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The summary following each opinion is prepared to offer lawyers and the public a general overview of what a particular opinion decides. The summary is not necessarily a full description of the issues discussed in an opinion.
5-1-2006 - Opinions
This Workers' Compensation appeal involves cross appeals in connection with the Commission's decision to award claimant part of his request for a partial lump sum payment and associated medical costs in a lifetime benefits case.
5-8-2006 - Opinions
The Specters appeal the master-in-equity's order transferring property in partial satisfaction of a judgment. They argue: Respondent did not have standing to maintain the supplemental action against them; Respondents did not take possession of the property prior to the expiration of the judgment; Respondents' attorney did not have authority to bring the action, and the master erred in issuing a restraining order after the judgment had expired. We affirm in part and reverse in part.
In this civil action, the court analyzes appellant's breach of contract claim and an alternative claim for quantum meruit recovery.
5-22-2006 - Opinions
W.J. “Joey” Douan appeals from the circuit court’s order granting Charleston County Council’s (the Council) Rule 12(b)(6), SCRCP, motion to dismiss. The circuit court held Douan cannot recover attorney’s fees under section 15-77-300 of the South Carolina Code (Supp. 2005) because his action against the Council is moot. We hold the circuit court erred in dismissing Douan’s attorney’s fee claim based on the doctrine of mootness. We reverse and remand.
In this domestic matter, Wife appeals the family court's refusal to award her alimony, decision to find certian property was non-marital, and failure to find certain property was transmuted. We affirm in part, reverse in part, and remand.
In this Workers’ Compensation case, Appellants posit a plethora of issues: (1) The Circuit Court, in affirming the Appellate Panel, erred as a matter of law in failing to admit additional and newly discovered evidence; (2) There is no evidence from which reasonable minds could conclude that the Claimant was not at maximum medical improvement and released to return to full duty work at the time of the hearing; (3) The Employer properly terminated temporary total disability benefits; (4) The Circuit Court erred in determining the time period for which penalties should be assessed should be extended beyond the date of the original hearing of the Single Commissioner; and (5) The Circuit Court erred in affirming the Appellate Panel’s order that Donald Johnson, M.D. of Charleston be the authorized treating physician.
In this Workers’ Compensation case, Appellants posit a plethora of issues: (1) Did the Appellate Panel erroneously find as a fact and conclude as a matter of law that Respondent was subjected to unusual and extraordinary conditions of employment in the absence of detailed findings in the order addressing the proximate cause issue and the unusual and extraordinary employment factors; (2) Did the Appellate Panel err in finding as a fact and concluding as a matter of law that Respondent suffered a compensable back injury; (3) Did the Appellate Panel err in finding as a fact and concluding as a matter of law that Respondent suffered a mental or psychological injury as an alleged consequence of continuing and unrelenting occupational stress; (4) Did the Appellate Panel err in finding that the nature of the test audit program was inextricably intertwined with unusual and extraordinary stress; (5) Did the Appellate Panel err in awarding Respondent temporary total disability benefits and medical treatment from March 19, 1999, when the date of the alleged injury is May 27, 1999; (6) Did the Appellate Panel and the Circuit Court err as a matter of law in failing to address the proximate cause of the Respondent’s purported mental injury or disability, when substantial evidence reveals that any purported mental injury results from non-occupational stressors; (7) Did the Appellate Panel and the Circuit Court err in finding and concluding the case is compensable in view of a lack of subject matter jurisdiction over this claim; and (8) Did the Appellate Panel and the Circuit Court err in finding that Respondent timely filed a Workers’ Compensation claim and gave timely notice of such to Appellants.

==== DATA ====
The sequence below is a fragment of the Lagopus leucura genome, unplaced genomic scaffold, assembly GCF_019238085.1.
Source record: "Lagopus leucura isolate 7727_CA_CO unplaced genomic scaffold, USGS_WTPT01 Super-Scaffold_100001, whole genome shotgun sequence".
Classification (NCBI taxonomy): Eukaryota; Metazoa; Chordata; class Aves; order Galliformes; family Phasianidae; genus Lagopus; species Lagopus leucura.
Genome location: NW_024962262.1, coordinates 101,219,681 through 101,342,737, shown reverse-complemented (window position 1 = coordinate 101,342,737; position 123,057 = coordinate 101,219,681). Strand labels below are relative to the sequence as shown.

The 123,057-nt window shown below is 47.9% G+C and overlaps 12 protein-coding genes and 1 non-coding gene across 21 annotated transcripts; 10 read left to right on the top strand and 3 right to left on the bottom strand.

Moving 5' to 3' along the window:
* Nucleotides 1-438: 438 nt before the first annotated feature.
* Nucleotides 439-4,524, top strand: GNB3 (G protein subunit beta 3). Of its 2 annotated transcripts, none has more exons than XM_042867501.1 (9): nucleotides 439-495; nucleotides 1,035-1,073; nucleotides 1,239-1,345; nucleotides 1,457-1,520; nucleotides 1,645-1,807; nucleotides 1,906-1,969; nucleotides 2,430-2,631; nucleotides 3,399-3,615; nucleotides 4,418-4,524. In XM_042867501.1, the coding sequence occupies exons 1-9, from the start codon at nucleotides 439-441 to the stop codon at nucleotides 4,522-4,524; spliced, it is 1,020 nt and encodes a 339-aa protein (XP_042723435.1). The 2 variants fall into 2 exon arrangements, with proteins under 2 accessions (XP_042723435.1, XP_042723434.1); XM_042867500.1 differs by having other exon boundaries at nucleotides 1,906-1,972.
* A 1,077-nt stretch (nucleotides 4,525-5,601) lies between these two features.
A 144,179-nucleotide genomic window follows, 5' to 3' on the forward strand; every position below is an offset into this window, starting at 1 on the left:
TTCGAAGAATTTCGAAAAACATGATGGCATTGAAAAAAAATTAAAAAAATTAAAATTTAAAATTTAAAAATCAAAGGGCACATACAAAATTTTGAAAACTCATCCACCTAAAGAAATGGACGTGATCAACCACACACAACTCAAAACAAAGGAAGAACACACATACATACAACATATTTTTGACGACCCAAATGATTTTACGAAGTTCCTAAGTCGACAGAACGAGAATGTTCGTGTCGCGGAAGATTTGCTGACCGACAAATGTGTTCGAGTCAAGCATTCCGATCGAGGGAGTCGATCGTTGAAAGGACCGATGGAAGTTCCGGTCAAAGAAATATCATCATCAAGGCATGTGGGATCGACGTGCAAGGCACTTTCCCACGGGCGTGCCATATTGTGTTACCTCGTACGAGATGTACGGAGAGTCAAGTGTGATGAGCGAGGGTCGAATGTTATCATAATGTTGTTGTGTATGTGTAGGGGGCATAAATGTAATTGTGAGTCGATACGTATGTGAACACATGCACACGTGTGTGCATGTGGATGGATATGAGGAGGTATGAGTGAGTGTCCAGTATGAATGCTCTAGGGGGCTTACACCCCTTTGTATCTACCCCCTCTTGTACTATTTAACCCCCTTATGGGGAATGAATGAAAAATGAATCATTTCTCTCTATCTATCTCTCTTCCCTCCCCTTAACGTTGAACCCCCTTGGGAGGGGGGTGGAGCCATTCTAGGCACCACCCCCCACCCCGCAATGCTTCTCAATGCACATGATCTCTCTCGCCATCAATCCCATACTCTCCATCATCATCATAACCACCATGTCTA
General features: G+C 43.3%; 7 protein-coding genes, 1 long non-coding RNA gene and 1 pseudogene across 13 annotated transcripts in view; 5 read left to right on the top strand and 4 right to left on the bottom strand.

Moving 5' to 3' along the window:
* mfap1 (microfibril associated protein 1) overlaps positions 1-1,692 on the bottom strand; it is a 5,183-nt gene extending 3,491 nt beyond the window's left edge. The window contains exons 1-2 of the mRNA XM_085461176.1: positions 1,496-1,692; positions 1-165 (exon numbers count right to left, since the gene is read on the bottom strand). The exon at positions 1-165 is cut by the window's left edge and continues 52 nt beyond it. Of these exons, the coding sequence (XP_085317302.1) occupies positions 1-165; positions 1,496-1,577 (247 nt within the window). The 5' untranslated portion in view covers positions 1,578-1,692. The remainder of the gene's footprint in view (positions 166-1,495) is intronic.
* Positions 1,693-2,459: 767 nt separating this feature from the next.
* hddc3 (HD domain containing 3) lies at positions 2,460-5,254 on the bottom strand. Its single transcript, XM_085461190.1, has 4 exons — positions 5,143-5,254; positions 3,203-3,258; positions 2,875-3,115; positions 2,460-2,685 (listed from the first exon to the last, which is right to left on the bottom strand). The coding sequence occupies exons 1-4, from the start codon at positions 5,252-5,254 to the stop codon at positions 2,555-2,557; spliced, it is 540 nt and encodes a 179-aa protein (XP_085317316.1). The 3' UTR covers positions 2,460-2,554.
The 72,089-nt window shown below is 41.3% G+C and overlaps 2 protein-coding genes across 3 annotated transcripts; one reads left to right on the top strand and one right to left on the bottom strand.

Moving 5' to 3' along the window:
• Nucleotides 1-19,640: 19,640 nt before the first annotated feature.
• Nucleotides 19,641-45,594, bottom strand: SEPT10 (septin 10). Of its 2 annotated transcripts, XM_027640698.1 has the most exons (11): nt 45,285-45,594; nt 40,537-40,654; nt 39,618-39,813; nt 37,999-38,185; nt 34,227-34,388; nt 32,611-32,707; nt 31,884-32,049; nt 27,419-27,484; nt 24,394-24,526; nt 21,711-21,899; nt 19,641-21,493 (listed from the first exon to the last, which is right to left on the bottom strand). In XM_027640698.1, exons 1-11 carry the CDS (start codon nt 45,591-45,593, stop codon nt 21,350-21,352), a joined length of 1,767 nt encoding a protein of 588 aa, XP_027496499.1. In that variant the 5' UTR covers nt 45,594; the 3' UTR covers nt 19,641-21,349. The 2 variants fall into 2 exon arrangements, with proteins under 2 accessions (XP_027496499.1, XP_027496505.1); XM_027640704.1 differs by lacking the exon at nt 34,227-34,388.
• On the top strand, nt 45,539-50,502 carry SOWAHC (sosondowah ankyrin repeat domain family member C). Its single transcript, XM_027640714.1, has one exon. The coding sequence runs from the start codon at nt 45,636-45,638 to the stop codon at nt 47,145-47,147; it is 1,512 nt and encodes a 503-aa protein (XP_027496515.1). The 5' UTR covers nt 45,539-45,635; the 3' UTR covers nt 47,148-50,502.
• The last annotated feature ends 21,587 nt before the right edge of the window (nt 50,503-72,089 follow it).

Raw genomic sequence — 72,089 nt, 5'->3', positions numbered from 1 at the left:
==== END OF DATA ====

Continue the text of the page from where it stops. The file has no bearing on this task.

5-30-2006 - Opinions
In this criminal appeal, appellants argue their convictions should be reversed and the matter remanded for a new trial because they were deprived of their right to use peremptory challenges against certain jurors after the trial judge erroneously found their strikes discriminatory under Batson v. Kentucky, 476 U.S. 79 (1986).
In this tort action, Philip and Barbara Williams appeal from the trial court's order granting summary judgement to James W. Jordan on their claims for slander, intentional infliction of emotional distress, and loss of consortium. Specifically, the Williamses contend the trial court erred in granting summary judgment as to these claims because (1) there is evidence of record to show Dr. Jordan published defamatory and slanderous communications about them; (2) there is evidence of Dr. Jordan's conduct toward the Williamses' children that amounted to intentional infliction of emotional distress; and (3) there is evidence Dr. Jordan's actions caused them emotional strain and disrupted their marital life.
In this appeal from a civil jury verdict, the court analyzes the exclusion of inconsistent statements by a deceased co-defendant as hearsay after admitting other inculpatory statements by the same co-defendant.